But I'm dismayed at how few books from more than twenty years made it through. If what I've been reading all these years isn't fantasy, what is? And if this truly were a fair representation of the fantasy genre as it stands today, then perhaps I've been left behind and it's something else I'm really interested in. "Classic Fantasy" perhaps?  Dunsany and Adams and Hughart, McKillip and Briggs, and a host of others absent here.

Here's Esquire's list



1.  N. K. Jemisin. The Fifth Season (2015)

*2.  J. R. R. Tolkien. The Fellowship of the Rings (1954)

*3.  Ursula K. Le Guin.  A Wizard of Earthsea (1968)

4.  Ken Liu. The Grace of Kings

5.  Nnedi Okorafor. Who Fears Death (2010)

6.  Jin Yong, A Hero Born (1950s, translated more recently)

*7.  Susanna Clarke. Jonathan Strange & Mr Norrell (2004)

8.  Sofia Samatar.  A Stranger in Olondria (2013)

9.  Madeline Miller. Circe

10.  Rand Miller, Robyn Miller, & David Wingrove. Myst: The Book of Atrus (1995)

11.  Tomi Adeyemi. Children of Blood and Bone. (2018)

12.  Octavia E. Butler (1979)

*13.  Angela Carter. The Bloody Chamber (1979)

14.  Gene Wolfe. Latro in the Mist (1986 & 1989)

15.  Amos Tutuola. The Palm-wine Drinkard (1952)

*16.  C. S. Lewis. The Voyage of the Dawn Treader (1952)

17.  Kenji Miyazawa. Once and Forever (?1930s or before)

*18.  L. Frank Baum. Ozma of Oz (1907)

19.  Robert Jordan. The Shadow Rising (1992) [fourth book in Wheel of Time]

20.  Brandon Sanderson. The Way of Kings 

21.  Victor Lavalle. The Changeling 

22.  G. Willow Wilson. The Bird King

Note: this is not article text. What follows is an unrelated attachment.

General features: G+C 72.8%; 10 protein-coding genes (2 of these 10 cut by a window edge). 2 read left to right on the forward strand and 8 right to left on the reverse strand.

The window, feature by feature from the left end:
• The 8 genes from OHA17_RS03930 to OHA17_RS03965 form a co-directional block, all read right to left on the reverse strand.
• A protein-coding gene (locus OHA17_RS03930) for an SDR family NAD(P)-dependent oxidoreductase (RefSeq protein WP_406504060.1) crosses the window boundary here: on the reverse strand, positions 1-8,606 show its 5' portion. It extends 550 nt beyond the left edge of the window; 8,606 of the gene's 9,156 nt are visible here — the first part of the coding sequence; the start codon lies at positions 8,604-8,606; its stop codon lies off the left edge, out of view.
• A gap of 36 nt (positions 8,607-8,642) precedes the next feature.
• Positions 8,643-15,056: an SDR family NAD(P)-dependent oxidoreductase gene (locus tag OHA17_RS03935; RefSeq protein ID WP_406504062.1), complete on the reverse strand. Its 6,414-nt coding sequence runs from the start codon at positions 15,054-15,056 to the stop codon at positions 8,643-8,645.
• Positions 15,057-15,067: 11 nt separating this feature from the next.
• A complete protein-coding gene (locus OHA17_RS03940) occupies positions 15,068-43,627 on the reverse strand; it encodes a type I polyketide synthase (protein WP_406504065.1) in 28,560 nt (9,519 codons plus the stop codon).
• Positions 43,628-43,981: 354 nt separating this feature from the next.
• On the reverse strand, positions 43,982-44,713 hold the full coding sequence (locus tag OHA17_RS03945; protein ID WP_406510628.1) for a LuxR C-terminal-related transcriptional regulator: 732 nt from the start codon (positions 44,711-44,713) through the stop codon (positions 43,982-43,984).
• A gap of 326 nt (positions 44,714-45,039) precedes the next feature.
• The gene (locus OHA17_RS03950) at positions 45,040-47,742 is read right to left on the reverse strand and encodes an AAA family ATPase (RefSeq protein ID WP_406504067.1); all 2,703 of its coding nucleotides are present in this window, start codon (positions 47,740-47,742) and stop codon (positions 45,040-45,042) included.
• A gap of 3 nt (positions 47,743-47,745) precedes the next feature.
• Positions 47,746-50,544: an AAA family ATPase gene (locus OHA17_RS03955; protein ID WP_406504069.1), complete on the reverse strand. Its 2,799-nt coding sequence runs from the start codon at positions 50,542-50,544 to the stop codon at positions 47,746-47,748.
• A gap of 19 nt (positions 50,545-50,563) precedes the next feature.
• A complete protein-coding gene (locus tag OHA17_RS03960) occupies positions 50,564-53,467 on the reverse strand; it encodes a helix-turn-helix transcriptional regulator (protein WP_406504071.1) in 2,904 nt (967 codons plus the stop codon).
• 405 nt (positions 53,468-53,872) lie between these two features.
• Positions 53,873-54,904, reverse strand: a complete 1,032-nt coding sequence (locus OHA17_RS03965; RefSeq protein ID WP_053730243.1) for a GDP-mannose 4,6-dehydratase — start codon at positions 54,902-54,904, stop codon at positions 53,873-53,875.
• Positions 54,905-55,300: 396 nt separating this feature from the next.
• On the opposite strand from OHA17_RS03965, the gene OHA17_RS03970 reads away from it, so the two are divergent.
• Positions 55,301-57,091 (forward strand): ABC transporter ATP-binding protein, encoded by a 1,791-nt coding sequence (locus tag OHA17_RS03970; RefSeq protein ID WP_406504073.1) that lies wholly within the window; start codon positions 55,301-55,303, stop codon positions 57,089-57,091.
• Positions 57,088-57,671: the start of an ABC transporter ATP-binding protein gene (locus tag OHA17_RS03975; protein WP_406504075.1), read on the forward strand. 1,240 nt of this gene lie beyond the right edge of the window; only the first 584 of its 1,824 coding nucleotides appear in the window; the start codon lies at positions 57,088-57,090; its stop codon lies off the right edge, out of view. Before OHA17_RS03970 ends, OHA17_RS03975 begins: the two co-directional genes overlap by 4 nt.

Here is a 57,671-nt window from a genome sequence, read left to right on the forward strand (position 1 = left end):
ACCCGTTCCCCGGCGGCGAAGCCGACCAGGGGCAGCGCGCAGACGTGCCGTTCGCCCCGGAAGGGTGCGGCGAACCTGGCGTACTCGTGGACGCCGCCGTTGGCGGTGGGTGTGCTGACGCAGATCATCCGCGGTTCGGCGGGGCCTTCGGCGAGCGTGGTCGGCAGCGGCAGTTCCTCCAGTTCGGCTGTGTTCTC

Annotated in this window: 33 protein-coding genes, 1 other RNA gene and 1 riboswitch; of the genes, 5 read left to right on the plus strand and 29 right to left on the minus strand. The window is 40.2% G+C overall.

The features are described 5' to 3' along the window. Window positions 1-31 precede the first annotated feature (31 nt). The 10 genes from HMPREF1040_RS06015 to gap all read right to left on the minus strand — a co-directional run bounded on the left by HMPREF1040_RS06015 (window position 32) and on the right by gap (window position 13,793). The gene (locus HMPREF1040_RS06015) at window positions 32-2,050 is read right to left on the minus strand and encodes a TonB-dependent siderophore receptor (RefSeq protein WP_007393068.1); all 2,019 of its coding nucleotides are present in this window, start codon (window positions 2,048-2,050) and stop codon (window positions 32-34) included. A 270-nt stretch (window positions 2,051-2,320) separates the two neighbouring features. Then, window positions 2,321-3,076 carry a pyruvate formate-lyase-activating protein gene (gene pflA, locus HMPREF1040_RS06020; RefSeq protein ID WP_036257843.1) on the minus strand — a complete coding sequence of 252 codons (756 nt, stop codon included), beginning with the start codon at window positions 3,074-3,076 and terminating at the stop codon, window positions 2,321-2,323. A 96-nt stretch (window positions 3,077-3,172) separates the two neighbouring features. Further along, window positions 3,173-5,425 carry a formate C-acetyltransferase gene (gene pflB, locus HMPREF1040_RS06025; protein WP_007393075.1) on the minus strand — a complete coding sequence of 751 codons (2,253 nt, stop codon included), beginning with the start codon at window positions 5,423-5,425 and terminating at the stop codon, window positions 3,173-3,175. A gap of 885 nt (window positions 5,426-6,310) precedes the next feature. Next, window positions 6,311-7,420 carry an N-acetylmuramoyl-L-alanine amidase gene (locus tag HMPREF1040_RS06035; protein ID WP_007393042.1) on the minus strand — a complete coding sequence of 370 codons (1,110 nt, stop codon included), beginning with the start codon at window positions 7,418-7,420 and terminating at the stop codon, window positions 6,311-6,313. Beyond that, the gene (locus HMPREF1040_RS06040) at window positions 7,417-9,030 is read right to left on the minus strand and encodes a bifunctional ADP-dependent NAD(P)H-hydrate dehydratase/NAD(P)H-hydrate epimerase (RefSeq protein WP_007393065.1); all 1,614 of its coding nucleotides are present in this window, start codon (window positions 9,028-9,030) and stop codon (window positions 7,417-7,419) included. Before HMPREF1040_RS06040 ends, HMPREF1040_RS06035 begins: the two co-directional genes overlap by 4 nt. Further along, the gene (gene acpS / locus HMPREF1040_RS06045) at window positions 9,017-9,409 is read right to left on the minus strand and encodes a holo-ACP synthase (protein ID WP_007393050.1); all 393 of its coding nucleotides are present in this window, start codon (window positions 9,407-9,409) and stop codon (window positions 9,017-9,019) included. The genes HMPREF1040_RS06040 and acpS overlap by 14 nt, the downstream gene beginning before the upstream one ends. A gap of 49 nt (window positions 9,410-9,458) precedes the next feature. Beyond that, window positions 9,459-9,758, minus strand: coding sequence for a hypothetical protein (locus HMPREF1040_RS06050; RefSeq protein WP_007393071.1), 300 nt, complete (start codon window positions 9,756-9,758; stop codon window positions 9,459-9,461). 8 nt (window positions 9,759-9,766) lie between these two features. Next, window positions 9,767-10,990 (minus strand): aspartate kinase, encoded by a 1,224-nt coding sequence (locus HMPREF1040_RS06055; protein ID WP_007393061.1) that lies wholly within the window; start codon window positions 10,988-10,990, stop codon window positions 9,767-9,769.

23.  Naomi Novik. Uprooted

24.  Jeffrey Ford.  The Drowned Life (2008)

25.  Marlon James.  Moon Witch, Spider King

26.  Robert Jackson Bennett.  Foundryside

27.  Keren Lord.  Redemption in Indigo (2010)

28.  Kelly Link.  Get in Trouble (2015)

*29.  Grace Lin.  Where the Mountain Meets the Moon (2010)

30.  Sjón.  The Blue Fox

*31.  Stardust. Neil Gaiman (1999)

32.  Kalpa Imperial. Angélica Gorodischer (2003) [tr. Le Guin]

33.  Kacen Callender.  Queen of the Conquered (2020)

*34.  Philip Pullman.  The Subtle Knife [middle volume from His Dark Materials]

35.  George R. R. Martin.  A Game of Thrones (1996)

36.  Neon Yang.  The Black Tides of Heaven (2018)

*37.  Guy Gavriel Kay.  Tigana (1990)

38.  Brian Catling.  The Vorrh

39.   V. E. Schwab.  A Darker Shade of Magic

40.  Julia Fine.  What Should Be Wild

41.  Ben Loory.  Tales of Falling and Flying

42.  C. L. Polk. Witchmark (2019)

43.  Amber Sparks.  The Unfinished World

44.  Kai Ashante Wilson.  The Sorcerer of the Wildeeps (2015)

45.  Michal Ajvaz.  The Other City  (tr 2009)

46.  P. DjèlÍ Clark.  Ring Shout 

47.  Scott Hawkins.  The Library at Mount Char

*48.  Kazuo Ishiguro.  The Buried Giant

49.  Erin Morgenstern.  The Night Circus

50.  S. A. Chakraborty.  The City of Brass

 


—JDR

—current reading: THE ROOK (excellent. recommended).